In the wake of the space left vacant by others, it’s important for you to touch in with yourself and find new hobbies and interests—this will help you discover new people. Push yourself to get outside so you shift your mindset, to take up an activity you’ve always wanted to but never “had the time” for before, to volunteer or travel. You can even join a support group with other divorced women who understand what you’re going through and who are committed to recreating their lives healthily — with intention — too.

4. An empty house

Coming home after work, making dinner for yourself, eating it alone, and not having someone to share your day with (if you’ve always had that) has a way of making you feel like you have no purpose. This is even the case with divorced women who didn’t have a lot to say to their Ex in the evening hours while married. But somehow watching Jeopardy in silence or a movie you both enjoyed now seems particularly enviable. At least you could hear another person breathing.

If you have children, the silence in your home when they are staying with their dad can be deafening at first. All the sounds children make means lives are being lived, and the emptiness left in their place can leave you feeling lonely and unanchored. Who are you if your children don’t need you?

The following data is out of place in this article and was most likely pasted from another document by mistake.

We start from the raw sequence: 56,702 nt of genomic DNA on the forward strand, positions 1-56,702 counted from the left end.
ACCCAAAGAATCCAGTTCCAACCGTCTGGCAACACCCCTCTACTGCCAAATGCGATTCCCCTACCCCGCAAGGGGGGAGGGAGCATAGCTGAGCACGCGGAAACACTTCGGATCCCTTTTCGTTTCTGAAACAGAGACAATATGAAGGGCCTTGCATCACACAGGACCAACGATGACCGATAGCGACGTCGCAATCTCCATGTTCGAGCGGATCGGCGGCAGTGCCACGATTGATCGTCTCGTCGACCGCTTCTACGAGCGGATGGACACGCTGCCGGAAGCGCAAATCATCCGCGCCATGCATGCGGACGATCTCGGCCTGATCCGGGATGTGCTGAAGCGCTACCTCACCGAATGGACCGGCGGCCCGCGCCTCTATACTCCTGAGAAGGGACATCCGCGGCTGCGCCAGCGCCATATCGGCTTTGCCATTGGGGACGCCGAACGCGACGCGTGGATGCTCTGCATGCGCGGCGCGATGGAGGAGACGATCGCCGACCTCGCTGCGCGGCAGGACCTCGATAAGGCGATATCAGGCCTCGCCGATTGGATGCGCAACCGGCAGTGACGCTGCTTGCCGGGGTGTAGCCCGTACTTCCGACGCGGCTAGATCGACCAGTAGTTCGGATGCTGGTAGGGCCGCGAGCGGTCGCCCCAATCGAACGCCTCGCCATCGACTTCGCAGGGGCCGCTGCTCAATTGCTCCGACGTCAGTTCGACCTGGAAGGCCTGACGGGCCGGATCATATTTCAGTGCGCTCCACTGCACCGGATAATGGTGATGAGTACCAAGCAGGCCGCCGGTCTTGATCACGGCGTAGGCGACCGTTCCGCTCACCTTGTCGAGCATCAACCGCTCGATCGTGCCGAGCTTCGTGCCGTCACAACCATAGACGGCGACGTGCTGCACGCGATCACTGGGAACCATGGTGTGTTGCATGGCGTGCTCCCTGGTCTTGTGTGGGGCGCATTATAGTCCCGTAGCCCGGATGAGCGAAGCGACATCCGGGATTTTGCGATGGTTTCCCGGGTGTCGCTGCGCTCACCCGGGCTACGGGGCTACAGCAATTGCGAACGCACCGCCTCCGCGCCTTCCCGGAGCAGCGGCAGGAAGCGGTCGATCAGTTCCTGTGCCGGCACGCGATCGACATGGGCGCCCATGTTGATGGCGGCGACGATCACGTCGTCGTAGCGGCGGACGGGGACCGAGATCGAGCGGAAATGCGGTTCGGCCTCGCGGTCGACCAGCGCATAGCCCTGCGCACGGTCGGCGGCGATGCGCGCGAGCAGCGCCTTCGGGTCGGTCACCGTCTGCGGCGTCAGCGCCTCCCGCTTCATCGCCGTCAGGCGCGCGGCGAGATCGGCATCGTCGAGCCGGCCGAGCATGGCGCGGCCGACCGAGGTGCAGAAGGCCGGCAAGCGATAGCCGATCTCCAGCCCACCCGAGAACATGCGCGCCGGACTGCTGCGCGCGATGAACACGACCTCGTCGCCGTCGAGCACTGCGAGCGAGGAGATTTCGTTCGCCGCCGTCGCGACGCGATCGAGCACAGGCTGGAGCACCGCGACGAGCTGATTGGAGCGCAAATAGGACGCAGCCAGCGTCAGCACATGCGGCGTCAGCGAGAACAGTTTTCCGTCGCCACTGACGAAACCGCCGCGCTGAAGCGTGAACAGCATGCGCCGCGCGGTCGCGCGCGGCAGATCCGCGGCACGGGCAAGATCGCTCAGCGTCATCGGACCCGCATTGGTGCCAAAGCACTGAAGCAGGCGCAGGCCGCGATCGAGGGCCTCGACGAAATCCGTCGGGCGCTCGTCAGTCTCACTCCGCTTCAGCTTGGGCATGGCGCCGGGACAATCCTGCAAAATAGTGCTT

But know that this is just a phase, new pains that you will overcome. There is a big difference between being alone and being lonely. You may not be able to change the former, but you can change your mindset and decide that you never have to be the latter.

Use this time to reflect, to read, or to enjoy a quiet activity. Maybe you’ll become vegan (ha! Your Ex was such a carnivore!). Or you’ll adopt a dog from the humane society. Or you’ll use this time in the evening to meditate, do yoga, or go to the gym.

This alone time is important to your divorce recovery. You must come to terms with yourself and rediscover who you are before you can rebuild your life in a meaningful way or even show up whole and healed in your next meaningful relationship.

5. The shock of being “replaced”

Your Ex might start dating right after the divorce. He may even begin to date during your divorce proceedings. In either case, this can feel like a punch to the gut. Did he ever really love you? How could he date so quickly? What does she have that you don’t? Even if you wanted the divorce, it’s not easy to keep the green-eyed monster of jealousy at bay when you see or hear that the man you’d thought you’d spend the rest of your life with is hooking up (or more) with someone else. It can feel like torture.

Take heart, it’s not uncommon for many spouses to appear like they are “moving on” immediately after divorce, and some begin to date and sometimes remarry fairly soon. Those who do are often responding to the feelings of loneliness and/or the conventional understanding of what happiness is (to be married). If this is your Ex, he may not be pausing to reflect and heal from what you and he have been through.